Chatwin’s Table

Conventional Allocation
4 KiB
1 MB

Improved Allocation
64 KiB
2 MB

OS – 32bit
File Level Cache

Page – 32 K
Size – 128 MB

Page – 64 K
Size – 256 MB

OS – 64bit
File Level Cache

Page – 64 K
Size – 256 MB

Page – 128 K
Size – 512 MB

OS – 32bit
Storage Level Cache

Page – 64 K
Size – 256 MB

Page – 128 K
Size – 512 MB

OS – 64bit
Storage Level Cache

Page – 128 K
Size – 512 MB

Page – 256 K stripe unit
Size – 1 GB

Cluster Unit Aligned
256 Kibit (32 KB)

Windows XP x32
System RAM: 2 GB

Physical Page Size:
32 Kibit (4 KB)
Logical Block Size:
128 KBytes

Sector Size – 512 bytes

Cluster Unit Aligned
512 Kibit (64 KB)

Windows XP x64
System RAM: 4 GB

Physical Page Size:
64 Kibit (8 KB)
Logical Block Size:
256 KBytes

Sector Size – 1024 bytes

Partition Alignment for SSD’s

Microsoft Support: Article ID: 929491 – Last Review: June 8, 2009 – Revision: 4.0 (Summary)

“Disk performance may be slower than expected when you use multiple disks in Microsoft Windows Server 2003, in Microsoft Windows XP, and in Microsoft Windows 2000. For example, performance may slow when you use a hardware-based redundant array of independent disks (RAID) or a software-based RAID.

This issue may occur if the starting location of the partition is not aligned with a stripe unit boundary in the disk partition that is created on the RAID. A volume cluster may be created over a stripe unit boundary instead of next to the stripe unit boundary. This is because Windows uses a factor of 512 bytes to create volume clusters. This behavior causes a misaligned partition. Two disk groups are accessed when a single volume cluster is updated on a misaligned partition.

To verify that an existing partition is aligned, divide the size of the stripe unit by the starting offset of the RAID disk group. Use the following syntax:

((Partition offset) * (Disk sector size)) / (Stripe unit size)

Example of alignment calculations in bytes for a 256-KB stripe unit size:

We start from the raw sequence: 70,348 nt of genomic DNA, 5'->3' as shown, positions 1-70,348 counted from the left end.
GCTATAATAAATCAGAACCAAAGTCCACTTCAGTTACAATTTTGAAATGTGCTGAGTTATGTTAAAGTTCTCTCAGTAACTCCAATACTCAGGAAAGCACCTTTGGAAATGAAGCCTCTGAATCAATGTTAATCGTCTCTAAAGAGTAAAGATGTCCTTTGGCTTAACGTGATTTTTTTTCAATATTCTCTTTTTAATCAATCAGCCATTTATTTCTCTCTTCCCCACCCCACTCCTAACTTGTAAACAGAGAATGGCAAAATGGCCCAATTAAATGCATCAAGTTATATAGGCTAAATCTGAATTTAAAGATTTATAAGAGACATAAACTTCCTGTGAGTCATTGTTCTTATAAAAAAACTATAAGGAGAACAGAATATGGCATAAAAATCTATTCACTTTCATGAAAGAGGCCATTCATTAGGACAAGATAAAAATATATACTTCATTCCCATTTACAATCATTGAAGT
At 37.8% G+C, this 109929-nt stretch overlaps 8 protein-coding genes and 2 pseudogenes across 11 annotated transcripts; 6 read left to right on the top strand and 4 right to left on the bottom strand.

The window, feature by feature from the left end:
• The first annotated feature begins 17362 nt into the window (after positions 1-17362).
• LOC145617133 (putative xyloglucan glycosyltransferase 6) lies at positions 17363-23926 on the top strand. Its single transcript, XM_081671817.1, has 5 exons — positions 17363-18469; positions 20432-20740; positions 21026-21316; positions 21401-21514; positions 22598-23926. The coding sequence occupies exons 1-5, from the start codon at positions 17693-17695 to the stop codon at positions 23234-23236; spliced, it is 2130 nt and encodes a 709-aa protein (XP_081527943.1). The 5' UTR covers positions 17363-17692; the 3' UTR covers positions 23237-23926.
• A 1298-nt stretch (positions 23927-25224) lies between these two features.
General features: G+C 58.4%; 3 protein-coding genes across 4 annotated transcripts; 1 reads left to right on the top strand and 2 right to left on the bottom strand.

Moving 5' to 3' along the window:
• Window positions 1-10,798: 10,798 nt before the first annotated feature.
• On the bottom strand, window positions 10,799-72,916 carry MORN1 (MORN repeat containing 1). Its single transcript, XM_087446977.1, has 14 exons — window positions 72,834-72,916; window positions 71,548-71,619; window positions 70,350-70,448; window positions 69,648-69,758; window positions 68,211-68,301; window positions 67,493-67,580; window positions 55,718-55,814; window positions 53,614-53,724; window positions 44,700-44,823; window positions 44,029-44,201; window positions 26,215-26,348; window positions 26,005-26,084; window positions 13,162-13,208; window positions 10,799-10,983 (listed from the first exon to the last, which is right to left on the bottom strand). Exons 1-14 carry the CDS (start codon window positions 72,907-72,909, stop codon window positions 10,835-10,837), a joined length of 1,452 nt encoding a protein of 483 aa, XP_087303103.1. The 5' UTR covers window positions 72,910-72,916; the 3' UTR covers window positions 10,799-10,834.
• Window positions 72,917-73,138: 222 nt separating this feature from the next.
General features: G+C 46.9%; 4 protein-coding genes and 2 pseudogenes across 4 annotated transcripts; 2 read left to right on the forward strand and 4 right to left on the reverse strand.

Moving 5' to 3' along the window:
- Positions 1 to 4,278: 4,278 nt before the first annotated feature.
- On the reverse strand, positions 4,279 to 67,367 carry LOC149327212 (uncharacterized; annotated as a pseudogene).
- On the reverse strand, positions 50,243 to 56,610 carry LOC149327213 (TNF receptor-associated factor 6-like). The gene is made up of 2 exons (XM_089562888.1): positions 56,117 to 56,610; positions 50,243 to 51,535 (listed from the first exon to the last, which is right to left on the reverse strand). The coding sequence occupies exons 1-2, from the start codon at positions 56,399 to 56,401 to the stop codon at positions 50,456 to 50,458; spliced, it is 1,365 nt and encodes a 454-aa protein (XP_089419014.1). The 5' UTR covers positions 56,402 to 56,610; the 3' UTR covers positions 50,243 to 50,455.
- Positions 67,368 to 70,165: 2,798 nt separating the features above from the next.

(63 * 512) / 262144 = 0.123046875
(64 * 512) / 262144 = 0.125
(128 * 512) / 262144 = 0.25
(256 * 512) / 262144 = 0.5
(512 * 512) / 262144 = 1

Example of alignment calculations in kilobytes for a 256-KB stripe unit size:

(63 * .5) / 256 = 0.123046875
(64 * .5) / 256 = 0.125
(128 * .5) / 256 = 0.25
(256 * .5) / 256 = 0.5
(512 * .5) / 256 = 1

These examples shows that the partition is not aligned correctly for a 256-KB stripe unit size until the partition is created by using an offset of 512 sectors (512 bytes per sector).”

SMART Modular Technologies (author: Esther Spanjer), April 2010

“NAND flash devices are divided into erasable blocks composed of multiple pages (up to 256 pages per block, and up to 8KB per page). A flash block must be fully erased prior to re-writing, and a single-block erase process can take up to several milliseconds. The write speed may suffer a great deal if the SSD controller has to perform unnecessary block erase operations due to partition misalignment. Proper partition alignment is one of the most critical attributes that can greatly boost the I/O performance of an SSD due to reduced read modify‐write operations.

Windows XP or Windows Server 2000/2003 start partition offset at 31.5KB (32,256 bytes). Due to this misalignment, clusters of data are spread across physical memory block boundaries, incurring read-modify-write penalty. As a result, the host ends up writing at least 2X more I/O for every write as illustrated in this figure: